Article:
Igor Grant, MD, professor of psychiatry at the University of California, San Diego School of Medicine, and colleagues have been awarded a $17 million grant from the National Institute on Drug Abuse to establish the Translational Methamphetamine AIDS Research Center (TMARC) at UC San Diego. Grant is director of the HIV Neurobehavioral Research Center (HNRC), a clinical research center designated and funded by the National Institute of Mental Health. HNRC researchers strive for greater understanding of how HIV enters the central nervous system and why it affects some people but does not cause neurological deficits in others.
"The establishment of TMARC will advance our knowledge of the multiple interactions that occur with HIV-induced neurological complications, substance abuse, and other comorbid disorders," noted NIDA Director Dr. Nora Volkow. "This in turn can inform the development of more responsive treatment strategies for both drug abuse and HIV, linked through the risky behaviors like needle sharing and unprotected sex that drug abuse can provoke."
The funding - $3.6 million annually for five years - will allow TMARC to research the combined effects of methamphetamine (meth) and HIV on the central nervous system. This will be the first center in the United States to study the convergent effects of meth and HIV on the brain. Its ultimate goal is to become a national resource for translational multidisciplinary research and training in the neuropathogenesis of HIV and substance abuse.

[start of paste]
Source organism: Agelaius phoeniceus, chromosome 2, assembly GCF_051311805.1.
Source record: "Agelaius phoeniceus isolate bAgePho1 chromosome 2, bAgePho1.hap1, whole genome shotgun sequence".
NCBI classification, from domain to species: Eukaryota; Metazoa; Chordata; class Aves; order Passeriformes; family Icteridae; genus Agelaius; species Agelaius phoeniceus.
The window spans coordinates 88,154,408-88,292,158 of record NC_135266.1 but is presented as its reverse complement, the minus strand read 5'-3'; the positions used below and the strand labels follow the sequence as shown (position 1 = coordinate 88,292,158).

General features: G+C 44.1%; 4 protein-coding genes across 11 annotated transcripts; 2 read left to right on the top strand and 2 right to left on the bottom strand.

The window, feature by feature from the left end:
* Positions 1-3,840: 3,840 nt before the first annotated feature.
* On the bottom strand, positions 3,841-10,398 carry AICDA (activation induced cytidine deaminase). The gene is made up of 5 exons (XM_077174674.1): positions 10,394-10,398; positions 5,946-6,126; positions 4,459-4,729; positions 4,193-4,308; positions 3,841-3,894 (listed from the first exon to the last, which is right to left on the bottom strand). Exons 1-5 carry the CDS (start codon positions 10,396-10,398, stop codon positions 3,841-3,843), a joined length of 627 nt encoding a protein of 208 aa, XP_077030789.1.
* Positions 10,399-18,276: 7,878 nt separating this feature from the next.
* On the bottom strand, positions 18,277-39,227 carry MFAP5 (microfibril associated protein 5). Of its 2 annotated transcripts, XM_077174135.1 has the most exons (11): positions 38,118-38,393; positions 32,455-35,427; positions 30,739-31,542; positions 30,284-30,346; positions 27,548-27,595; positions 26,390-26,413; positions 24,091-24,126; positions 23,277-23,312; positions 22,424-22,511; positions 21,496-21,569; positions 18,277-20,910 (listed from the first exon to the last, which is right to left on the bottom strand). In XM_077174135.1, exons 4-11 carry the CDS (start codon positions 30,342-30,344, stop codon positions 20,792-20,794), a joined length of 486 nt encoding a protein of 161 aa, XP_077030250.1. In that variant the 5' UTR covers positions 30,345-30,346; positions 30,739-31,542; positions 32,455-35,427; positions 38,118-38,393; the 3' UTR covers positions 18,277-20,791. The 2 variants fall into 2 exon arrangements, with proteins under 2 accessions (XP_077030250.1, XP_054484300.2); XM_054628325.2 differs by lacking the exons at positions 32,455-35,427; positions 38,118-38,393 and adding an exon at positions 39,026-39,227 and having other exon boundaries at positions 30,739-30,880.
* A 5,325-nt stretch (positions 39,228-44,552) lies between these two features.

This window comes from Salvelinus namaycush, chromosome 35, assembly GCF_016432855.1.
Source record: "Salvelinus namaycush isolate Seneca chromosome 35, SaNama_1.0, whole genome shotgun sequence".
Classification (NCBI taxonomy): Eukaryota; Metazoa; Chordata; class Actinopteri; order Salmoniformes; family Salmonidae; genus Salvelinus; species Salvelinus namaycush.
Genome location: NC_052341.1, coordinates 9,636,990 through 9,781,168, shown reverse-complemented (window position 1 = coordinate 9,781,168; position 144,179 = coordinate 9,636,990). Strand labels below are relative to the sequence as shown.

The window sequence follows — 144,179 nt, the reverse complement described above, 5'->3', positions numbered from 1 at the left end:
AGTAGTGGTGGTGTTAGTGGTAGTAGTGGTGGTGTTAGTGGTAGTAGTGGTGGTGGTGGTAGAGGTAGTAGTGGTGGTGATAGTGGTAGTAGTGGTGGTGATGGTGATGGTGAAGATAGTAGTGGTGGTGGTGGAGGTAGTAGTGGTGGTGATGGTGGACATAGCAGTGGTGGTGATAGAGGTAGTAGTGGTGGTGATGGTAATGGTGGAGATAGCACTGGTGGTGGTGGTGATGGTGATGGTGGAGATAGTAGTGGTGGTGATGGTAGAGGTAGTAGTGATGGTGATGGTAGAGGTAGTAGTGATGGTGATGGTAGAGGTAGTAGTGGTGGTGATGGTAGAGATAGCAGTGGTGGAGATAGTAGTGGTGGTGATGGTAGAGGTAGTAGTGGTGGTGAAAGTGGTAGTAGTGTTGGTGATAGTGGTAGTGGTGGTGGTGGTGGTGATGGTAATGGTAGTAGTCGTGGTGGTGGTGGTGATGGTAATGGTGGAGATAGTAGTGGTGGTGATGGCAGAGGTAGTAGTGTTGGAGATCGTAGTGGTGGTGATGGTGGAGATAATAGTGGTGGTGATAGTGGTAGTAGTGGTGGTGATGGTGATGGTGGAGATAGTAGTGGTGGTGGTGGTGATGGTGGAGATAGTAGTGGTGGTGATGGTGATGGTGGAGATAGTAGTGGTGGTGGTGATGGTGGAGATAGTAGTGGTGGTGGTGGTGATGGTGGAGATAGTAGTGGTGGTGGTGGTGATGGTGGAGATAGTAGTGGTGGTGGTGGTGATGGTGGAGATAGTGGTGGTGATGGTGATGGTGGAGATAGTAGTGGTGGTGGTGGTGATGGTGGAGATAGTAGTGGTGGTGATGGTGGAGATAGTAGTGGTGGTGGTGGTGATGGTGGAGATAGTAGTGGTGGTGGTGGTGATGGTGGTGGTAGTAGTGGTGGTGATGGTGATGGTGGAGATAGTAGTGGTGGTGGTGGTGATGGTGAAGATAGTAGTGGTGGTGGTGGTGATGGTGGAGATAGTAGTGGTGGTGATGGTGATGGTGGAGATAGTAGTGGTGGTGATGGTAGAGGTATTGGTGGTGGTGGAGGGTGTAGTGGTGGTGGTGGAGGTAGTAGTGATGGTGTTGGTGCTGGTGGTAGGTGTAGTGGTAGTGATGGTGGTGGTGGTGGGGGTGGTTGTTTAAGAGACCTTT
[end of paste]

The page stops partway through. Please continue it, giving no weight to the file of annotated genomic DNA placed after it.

Over one million people in the USA used meth in the past year, and in communities such as San Diego over one third of people newly infected with HIV had recent meth use.
"Currently, the combined effects of meth and HIV are poorly understood," Grant said. "Although antiviral treatments for HIV have reduced mortality rates, neurological complications remain prevalent, with approximately 40% of persons treated with antivirals still experiencing neurocognitive problems such as memory and attention impairment that can reduce efficiency in everyday life. There is a converging HIV epidemic among young, gay habitual meth users, which suggests meth may be amplifying the effects of HIV."
Meth causes users to be less inhibited, decreases the sensation of pain and increases energy. In chronic meth users, it may also create an inflammatory response in the brain that makes them more susceptible to HIV, according to UC San Diego researchers. Also meth may accelerate the transformation of the virus to a more invasive form.
"A person receiving antiviral treatment is more likely to have detectable HIV if he is also a meth user," said Grant. He added that meth may increase viral replication and alter response to antiviral drugs. Because both meth and HIV affect brain function, their combined impact on neurological processes may lessen the impact of anti-retroviral treatments.
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